In addition to being my primary editor, never failing to sharpen and improve my writing, Don was a lifelong, ardent athlete who was my frequent tennis partner. He also introduced me to golf, but on that score he failed. I never could develop enthusiasm for the game.

I received an acknowledgment from Don's son, David, a longtime newspaperman who is now a journalism professor at the Indiana University of Pennsylvania. David had some more sad news, informing me that another longtime Business Week colleague, Dan McCrary, who was his father's close friend, died this past January at age 77.

I had worked with Dan both in Washington, where he covered the Justice Dept., and in New York, where he edited what Business Week called "the front-of-the-book," the magazine's section on latest news events.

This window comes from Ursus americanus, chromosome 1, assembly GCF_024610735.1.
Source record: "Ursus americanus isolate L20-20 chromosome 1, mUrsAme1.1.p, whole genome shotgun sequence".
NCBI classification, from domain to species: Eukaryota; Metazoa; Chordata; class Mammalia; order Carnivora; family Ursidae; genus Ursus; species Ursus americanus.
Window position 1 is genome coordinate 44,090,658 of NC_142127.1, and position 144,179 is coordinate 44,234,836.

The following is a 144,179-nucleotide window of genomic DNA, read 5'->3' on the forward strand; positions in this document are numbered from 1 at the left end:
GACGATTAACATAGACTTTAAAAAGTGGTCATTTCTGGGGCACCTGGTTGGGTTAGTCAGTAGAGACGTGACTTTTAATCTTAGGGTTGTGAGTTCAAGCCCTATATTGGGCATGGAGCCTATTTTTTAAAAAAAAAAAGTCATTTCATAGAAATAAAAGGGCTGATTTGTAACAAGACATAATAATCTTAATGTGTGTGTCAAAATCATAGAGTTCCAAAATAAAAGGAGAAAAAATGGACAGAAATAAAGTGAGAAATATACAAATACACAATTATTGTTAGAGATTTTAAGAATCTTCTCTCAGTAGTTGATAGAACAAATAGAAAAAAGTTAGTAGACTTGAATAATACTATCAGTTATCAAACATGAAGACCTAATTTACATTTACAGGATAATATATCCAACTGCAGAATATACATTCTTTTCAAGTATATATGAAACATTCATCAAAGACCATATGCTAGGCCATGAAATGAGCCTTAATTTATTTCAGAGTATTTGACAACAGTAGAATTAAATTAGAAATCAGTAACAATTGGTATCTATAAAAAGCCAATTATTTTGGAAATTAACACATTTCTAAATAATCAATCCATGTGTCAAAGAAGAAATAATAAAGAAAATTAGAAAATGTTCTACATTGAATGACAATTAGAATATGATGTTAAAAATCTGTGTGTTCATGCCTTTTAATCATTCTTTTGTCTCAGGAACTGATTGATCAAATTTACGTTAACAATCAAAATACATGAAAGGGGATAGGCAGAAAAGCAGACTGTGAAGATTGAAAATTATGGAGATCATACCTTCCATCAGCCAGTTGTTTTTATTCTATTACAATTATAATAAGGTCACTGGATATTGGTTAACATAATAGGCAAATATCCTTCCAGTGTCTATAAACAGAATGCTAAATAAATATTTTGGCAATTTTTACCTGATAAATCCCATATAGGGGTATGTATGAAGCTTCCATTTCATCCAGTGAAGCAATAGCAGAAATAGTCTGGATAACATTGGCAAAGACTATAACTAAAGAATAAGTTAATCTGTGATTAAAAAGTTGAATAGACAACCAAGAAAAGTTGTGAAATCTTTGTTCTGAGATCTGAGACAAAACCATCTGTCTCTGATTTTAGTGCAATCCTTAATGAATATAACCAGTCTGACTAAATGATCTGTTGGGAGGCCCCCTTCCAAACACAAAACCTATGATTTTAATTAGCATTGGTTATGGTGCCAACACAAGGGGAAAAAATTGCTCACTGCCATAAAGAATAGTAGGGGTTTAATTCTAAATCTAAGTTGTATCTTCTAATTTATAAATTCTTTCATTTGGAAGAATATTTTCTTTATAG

I also typed the name of another former Washington colleague, Seth Payne, into Google. I was always intrigued that Seth, who had been raised on a ranch in New Mexico, was a merchant marine officer during World War II. He later became a naval reserve officer.

With his Navy contacts, Seth backed me up in my assignment as Business Week's Pentagon correspondent while working on his own beat, science and technology. When the Russians launched Sputnik, creating a new journalistic specialty, space technology, Seth also took on that assignment.

The Google reference revealed that he had established the Seth Payne/Evert Clark Award in 1988 to honor Clark, his longtime friend and Business Week colleague, who died that year. Seth Payne himself died several years later.